Said never a word except “You're an ass
An ass

an ass-iduous teaser !”

But when we were married, I found to my ruth, The stammering lady had spoken the truth;

For often, in obvious dudgeon, She'd say if I ventured to give her a jog In the way of reproof — “You're a dog — you're

a dog A dog - a dog-matic curmudgeon!”

And once when I said, “We can hardly afford This extravagant style, with our moderate hoard,”

And hinted we ought to be wiser,
She looked, I assure you, exceedingly blue,
And fretfully cried, “You're a Jew — you're a

Jew -
A very ju-dicious adviser!”

Again, when it happened that, wishing to shirk
Some rather unpleasant and arduous work,

I begged her to go to a neighbor,
She wanted to know why I made such a fuss,
And saucily said, You're a cuss CUSS

You were always ac-cus-tomed to labor!”


Out of temper at last with the insolent dame,
And feeling that madame was greatly to blame

To scold me instead of caressing,

I mimicked her speech — like a churl that I am
And angrily said, “You're a dam — dam - dam
A dam-age instead of a blessing!”

John Godfrey Saxe


O Thou wha in the heavens dost dwell,
Wha, as it pleases best Thysel,
Sends ane to Heaven, an' ten to Hell,

A' for Thy glory,
And no for onie guid or ill

They've done before Thee!

I bless and praise Thy matchless might,
When thousands Thou hast left in night,
That I am here, before Thy sight,

For gifts an' grace,
A burnin' an'a shinin' light

To a' this place.

What was I, or my generation,
That I should get sic exaltation !
I, wha deserv'd most just damnation,

For broken laws
Sax thousand years ere my creation,

Thro' Adam's cause.

When frae my mither's womb I fell,
Thou might hae plung'd me deep in Hell,
To ģnash my gooms, to weep and wail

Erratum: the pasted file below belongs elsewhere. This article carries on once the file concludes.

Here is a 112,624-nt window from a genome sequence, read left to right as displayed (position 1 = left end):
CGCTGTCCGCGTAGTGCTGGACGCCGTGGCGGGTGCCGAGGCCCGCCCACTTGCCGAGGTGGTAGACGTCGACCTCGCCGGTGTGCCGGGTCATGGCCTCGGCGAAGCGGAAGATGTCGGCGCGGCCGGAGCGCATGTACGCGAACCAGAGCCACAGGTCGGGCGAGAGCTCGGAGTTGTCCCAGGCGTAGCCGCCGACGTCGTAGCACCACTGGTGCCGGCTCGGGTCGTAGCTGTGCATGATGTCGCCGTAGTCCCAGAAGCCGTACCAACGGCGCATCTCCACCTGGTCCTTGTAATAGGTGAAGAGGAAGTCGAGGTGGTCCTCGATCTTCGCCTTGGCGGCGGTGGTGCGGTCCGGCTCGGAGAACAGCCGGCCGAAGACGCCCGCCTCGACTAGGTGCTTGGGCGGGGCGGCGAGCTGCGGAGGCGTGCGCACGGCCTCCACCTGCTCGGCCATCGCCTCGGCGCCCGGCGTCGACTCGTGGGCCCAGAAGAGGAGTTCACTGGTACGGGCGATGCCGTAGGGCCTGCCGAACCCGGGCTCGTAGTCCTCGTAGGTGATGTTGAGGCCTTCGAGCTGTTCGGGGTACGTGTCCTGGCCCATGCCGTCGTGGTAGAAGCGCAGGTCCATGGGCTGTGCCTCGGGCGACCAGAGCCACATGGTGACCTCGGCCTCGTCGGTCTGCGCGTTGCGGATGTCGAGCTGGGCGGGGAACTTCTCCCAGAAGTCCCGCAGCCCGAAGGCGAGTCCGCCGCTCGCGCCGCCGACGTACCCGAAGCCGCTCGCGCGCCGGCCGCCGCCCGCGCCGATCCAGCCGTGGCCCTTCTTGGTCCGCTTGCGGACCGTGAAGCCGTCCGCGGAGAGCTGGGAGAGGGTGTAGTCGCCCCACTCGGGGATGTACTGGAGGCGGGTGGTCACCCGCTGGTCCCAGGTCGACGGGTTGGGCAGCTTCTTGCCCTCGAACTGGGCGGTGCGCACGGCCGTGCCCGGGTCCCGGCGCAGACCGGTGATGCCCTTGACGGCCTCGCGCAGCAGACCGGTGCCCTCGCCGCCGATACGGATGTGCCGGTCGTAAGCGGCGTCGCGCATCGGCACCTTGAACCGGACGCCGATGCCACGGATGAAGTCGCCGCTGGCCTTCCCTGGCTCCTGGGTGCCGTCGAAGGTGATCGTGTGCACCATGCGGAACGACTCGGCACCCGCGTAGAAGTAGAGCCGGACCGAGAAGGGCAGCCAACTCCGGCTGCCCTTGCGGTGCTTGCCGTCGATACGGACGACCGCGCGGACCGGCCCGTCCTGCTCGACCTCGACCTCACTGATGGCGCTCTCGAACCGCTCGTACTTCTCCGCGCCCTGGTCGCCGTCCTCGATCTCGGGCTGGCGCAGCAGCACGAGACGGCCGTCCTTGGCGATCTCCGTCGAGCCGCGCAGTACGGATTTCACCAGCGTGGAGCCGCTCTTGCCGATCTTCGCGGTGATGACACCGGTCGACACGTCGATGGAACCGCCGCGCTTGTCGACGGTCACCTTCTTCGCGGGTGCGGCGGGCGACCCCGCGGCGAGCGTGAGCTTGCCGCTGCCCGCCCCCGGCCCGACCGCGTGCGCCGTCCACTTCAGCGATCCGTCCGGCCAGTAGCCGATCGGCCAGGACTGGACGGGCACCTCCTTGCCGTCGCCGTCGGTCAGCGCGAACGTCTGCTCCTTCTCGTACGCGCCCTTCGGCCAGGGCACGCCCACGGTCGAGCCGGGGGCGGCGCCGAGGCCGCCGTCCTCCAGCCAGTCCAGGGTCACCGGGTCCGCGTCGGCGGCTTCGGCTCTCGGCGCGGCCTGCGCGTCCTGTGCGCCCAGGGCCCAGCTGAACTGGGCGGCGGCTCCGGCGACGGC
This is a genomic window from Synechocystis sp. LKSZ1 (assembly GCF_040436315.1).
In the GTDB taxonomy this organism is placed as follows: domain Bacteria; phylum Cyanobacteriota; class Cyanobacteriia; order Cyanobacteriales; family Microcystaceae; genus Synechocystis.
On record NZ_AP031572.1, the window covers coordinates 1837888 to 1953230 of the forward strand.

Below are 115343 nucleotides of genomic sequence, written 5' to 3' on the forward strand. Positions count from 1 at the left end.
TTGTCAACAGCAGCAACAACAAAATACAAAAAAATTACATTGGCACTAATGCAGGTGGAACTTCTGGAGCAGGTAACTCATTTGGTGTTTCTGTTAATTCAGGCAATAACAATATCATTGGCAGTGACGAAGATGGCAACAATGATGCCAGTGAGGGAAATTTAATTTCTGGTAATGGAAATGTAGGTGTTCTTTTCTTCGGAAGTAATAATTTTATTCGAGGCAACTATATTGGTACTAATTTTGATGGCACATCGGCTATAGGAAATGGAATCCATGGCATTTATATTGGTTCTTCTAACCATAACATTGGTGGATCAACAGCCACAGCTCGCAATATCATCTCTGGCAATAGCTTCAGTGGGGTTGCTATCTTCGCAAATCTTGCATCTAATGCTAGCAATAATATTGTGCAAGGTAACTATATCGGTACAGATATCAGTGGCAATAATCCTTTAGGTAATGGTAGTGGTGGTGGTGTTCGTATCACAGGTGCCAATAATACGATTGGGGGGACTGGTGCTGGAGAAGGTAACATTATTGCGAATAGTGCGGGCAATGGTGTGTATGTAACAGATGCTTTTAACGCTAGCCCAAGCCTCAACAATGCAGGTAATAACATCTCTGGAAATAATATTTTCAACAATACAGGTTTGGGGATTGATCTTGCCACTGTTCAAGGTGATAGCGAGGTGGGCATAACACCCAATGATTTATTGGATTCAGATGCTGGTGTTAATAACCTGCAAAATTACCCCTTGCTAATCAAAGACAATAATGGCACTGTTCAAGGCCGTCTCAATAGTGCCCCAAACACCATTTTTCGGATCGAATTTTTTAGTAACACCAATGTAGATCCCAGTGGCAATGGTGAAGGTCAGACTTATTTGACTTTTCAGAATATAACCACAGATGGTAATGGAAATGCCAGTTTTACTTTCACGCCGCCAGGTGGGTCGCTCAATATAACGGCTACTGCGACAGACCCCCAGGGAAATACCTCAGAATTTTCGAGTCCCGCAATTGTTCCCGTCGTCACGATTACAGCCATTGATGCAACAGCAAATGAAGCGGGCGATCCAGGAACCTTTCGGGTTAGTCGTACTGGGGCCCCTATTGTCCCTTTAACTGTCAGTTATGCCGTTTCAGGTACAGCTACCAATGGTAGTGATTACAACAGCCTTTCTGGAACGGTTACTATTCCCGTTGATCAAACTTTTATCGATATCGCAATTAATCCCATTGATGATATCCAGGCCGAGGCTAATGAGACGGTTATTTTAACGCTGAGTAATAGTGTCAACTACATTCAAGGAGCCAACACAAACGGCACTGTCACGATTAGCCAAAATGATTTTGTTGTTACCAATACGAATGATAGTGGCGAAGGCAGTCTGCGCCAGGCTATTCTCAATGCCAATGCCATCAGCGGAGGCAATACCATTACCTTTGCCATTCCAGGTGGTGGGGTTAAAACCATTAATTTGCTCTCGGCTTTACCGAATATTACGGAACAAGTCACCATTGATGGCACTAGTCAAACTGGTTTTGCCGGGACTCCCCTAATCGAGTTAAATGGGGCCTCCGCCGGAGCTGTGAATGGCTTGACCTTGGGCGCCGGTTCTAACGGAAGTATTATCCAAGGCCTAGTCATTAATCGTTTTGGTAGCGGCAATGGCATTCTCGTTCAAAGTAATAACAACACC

In burnin' lakes,
Whare damned devils roar and yell,

Chain'd to their stakes.

Yet I am here, a chosen sample,
To show Thy grace is great and ample;
I'm here a pillar o' Thy temple,

Strong as a rock,
A guide, a buckler, an example

To a' Thy Aock?

But yet, O Lord! confess I must,
At times I'm fash'd wi' fleshly lust;
An' sometimes, too, in warldly trust,

Vile selfogets in;
But Thou remembers we are dust,

Defil'd wi' sin.

May be Thou lets this fleshly thorn
Beset Thy servant e'en and morn,
Lest he owre proud and high should turn

That he's sae gifted :
If sae, Thy han’ maun e'en be borne

Until Thou lift it.

Lord, bless Thy chosen in this place,
For here Thou has a chosen race:
But God confound their stubborn face,

An' blast their name,
Wha bring Thy elders to disgrace

An' open shame!

Lord, mind Gawn Hamilton's deserts,
He drinks, an' swears, an' plays at cartes,
Yet has sae monie takin' arts,

Wi' great and sma', Frae God's ain priest the people's hearts

He steals awa.

An' when we chasten'd him therefore,
Thou kens how he bred sic a splore,
As set the warld in a roar

O' laughin' at us; -
Curse Thou his basket and his store,

Kail an' potatoes !

Lord, hear my earnest cry and pray'r
Against the Presbyt'ry of Ayr!
Thy strong right hand, Lord, mak it bare

Upo' their heads !
Lord, visit them, an' dinna spare,

For their misdeeds!